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Intel Addresses the Elephant in the Room

Intel Addresses the Elephant in the Room

2018 in Las Vegas, Intel today showed off its prototype of Volocopter, which according to the company is "essentially a flying car".

After the wake of news of the major security flaw involving Intel microprocessors, CEO Bryan Krzanich intends to tackle it head on by creating a new internal security group.

Krzanich says there's no evidence anyone has attempted to exploit the flaws, which affect processors built by Intel and other chipmakers. Nothing fancy about that, except that the chip uses about a thousandth as much power as a conventional processor. It was brought in front of the attendees at the Monte Carlo Hotel of Park Theatre by Intel as it has entered into a partnership with the German company.

Intel announced a new chip for "neuromorphic" computing - technology that enables computers to think more like human or animal brains. Intel engineers describe how Loihi works in the video below. "Now as a result, we expect some workloads may have a larger impact than others so we'll continue working with the industry to minimize the impact on those workloads over time", Krzanich said Monday.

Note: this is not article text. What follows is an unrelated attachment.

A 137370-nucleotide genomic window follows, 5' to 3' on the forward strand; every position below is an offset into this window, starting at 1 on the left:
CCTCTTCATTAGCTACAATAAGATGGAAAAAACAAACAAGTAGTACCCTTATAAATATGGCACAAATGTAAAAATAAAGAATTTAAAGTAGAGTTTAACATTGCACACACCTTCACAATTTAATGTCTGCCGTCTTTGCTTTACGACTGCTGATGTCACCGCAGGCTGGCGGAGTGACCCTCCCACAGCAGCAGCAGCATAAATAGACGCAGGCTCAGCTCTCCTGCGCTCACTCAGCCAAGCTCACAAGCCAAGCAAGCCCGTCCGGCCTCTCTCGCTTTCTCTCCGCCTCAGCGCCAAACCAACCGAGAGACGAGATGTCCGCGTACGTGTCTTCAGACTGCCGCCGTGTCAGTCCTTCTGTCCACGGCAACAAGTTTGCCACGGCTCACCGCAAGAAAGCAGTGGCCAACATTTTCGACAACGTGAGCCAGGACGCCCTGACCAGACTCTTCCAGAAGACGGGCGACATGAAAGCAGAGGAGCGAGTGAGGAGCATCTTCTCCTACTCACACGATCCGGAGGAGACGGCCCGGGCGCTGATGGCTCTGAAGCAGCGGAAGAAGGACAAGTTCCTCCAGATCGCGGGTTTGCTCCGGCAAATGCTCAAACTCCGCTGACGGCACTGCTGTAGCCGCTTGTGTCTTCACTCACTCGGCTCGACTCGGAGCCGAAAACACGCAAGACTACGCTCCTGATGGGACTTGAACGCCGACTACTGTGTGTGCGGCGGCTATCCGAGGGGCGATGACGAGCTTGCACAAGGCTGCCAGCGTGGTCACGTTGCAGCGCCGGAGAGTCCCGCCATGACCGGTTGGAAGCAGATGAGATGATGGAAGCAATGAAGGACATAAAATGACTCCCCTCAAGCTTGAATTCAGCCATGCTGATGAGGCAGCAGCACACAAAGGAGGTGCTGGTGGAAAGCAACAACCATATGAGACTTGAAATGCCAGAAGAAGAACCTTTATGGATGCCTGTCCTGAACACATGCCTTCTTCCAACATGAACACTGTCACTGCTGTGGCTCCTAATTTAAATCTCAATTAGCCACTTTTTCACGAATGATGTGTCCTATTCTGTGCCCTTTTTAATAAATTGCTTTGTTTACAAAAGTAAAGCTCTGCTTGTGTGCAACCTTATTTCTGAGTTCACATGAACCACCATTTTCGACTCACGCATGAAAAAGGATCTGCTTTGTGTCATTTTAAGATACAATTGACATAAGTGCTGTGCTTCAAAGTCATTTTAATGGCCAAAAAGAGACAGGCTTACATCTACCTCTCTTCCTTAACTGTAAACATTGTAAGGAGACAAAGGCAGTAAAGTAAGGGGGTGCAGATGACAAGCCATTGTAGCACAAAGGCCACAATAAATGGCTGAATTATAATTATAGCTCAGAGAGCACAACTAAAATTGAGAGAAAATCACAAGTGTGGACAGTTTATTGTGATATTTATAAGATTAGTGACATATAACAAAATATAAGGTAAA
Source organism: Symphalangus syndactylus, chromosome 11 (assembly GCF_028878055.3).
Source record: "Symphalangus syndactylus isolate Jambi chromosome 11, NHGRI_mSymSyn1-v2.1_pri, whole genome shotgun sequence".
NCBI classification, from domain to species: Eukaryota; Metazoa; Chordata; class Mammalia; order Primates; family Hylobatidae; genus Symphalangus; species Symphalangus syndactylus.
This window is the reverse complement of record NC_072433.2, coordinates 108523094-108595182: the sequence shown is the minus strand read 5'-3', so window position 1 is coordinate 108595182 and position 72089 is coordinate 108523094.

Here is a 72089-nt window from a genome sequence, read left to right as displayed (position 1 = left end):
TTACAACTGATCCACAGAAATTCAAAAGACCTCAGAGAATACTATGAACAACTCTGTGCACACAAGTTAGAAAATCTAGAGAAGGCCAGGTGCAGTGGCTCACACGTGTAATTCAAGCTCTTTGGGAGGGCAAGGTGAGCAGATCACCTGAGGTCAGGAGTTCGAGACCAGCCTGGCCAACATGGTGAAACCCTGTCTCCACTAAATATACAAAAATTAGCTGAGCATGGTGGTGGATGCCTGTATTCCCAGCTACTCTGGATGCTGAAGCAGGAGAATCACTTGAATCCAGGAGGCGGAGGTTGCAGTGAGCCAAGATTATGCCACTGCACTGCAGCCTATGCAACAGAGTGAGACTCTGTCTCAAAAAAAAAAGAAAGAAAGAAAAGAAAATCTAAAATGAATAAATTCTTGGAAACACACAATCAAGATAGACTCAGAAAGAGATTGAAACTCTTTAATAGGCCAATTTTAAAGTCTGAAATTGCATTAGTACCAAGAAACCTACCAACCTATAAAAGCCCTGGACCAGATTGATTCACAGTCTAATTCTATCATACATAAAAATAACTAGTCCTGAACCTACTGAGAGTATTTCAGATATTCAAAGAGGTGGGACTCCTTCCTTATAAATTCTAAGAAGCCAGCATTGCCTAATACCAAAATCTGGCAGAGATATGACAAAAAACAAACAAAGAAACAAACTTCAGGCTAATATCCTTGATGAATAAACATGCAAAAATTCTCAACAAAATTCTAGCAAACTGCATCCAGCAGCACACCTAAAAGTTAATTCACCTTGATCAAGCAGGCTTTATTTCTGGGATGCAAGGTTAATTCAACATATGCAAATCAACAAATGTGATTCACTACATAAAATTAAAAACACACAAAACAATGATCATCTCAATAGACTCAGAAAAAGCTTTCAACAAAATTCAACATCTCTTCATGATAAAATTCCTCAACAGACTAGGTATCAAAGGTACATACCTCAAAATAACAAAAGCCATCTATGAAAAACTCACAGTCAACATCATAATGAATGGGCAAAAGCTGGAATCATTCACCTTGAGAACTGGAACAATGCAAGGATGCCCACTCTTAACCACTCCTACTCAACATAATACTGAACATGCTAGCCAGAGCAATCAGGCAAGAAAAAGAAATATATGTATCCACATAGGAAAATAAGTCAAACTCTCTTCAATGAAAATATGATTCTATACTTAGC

When Brian Krzanich, Intel CEO, took the stage he had one option really; address the issue. They are less flexible and powerful than the best general-purpose chips, but being specialized to their task makes them very energy efficient, and thus ideal for mobile devices, vehicles, and industrial equipment. "They have the resources to push things ahead quickly".

His CES comments were also less emphatic than Intel's public statements from last week in downplaying the possibility of performance hits from the patches, although that lack of emphasis could have been simply an effort to get on with the main keynote. The news puts the company on a par with IBM, which recently unveiled a 50-qubit chip.

A shadow hung over Monday's presentation amid questions about the fundamental security inside computer chips from Intel and its rivals.